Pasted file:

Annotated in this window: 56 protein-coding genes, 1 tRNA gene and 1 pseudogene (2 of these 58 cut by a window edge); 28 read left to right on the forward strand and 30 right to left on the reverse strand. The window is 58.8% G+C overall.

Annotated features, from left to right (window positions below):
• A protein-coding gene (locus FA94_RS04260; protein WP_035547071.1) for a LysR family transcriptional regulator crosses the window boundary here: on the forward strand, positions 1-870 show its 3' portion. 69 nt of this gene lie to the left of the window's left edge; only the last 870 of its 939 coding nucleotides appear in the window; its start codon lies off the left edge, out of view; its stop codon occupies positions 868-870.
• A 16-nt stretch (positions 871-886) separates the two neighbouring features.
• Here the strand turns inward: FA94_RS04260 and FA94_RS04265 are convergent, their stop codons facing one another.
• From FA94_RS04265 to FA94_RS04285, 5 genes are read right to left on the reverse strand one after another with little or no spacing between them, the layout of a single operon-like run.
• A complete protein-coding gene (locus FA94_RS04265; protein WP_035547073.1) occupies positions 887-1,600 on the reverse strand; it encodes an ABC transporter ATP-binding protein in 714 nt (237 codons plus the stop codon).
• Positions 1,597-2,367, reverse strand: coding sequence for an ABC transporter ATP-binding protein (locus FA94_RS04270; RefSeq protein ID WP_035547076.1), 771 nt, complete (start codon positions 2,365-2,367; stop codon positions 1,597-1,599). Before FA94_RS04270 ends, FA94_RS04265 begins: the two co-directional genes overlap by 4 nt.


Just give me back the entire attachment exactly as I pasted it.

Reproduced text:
Annotated in this window: 56 protein-coding genes, 1 tRNA gene and 1 pseudogene (2 of these 58 cut by a window edge); 28 read left to right on the forward strand and 30 right to left on the reverse strand. The window is 58.8% G+C overall.

Annotated features, from left to right (window positions below):
• A protein-coding gene (locus FA94_RS04260; protein WP_035547071.1) for a LysR family transcriptional regulator crosses the window boundary here: on the forward strand, positions 1-870 show its 3' portion. 69 nt of this gene lie to the left of the window's left edge; only the last 870 of its 939 coding nucleotides appear in the window; its start codon lies off the left edge, out of view; its stop codon occupies positions 868-870.
• A 16-nt stretch (positions 871-886) separates the two neighbouring features.
• Here the strand turns inward: FA94_RS04260 and FA94_RS04265 are convergent, their stop codons facing one another.
• From FA94_RS04265 to FA94_RS04285, 5 genes are read right to left on the reverse strand one after another with little or no spacing between them, the layout of a single operon-like run.
• A complete protein-coding gene (locus FA94_RS04265; protein WP_035547073.1) occupies positions 887-1,600 on the reverse strand; it encodes an ABC transporter ATP-binding protein in 714 nt (237 codons plus the stop codon).
• Positions 1,597-2,367, reverse strand: coding sequence for an ABC transporter ATP-binding protein (locus FA94_RS04270; RefSeq protein ID WP_035547076.1), 771 nt, complete (start codon positions 2,365-2,367; stop codon positions 1,597-1,599). Before FA94_RS04270 ends, FA94_RS04265 begins: the two co-directional genes overlap by 4 nt.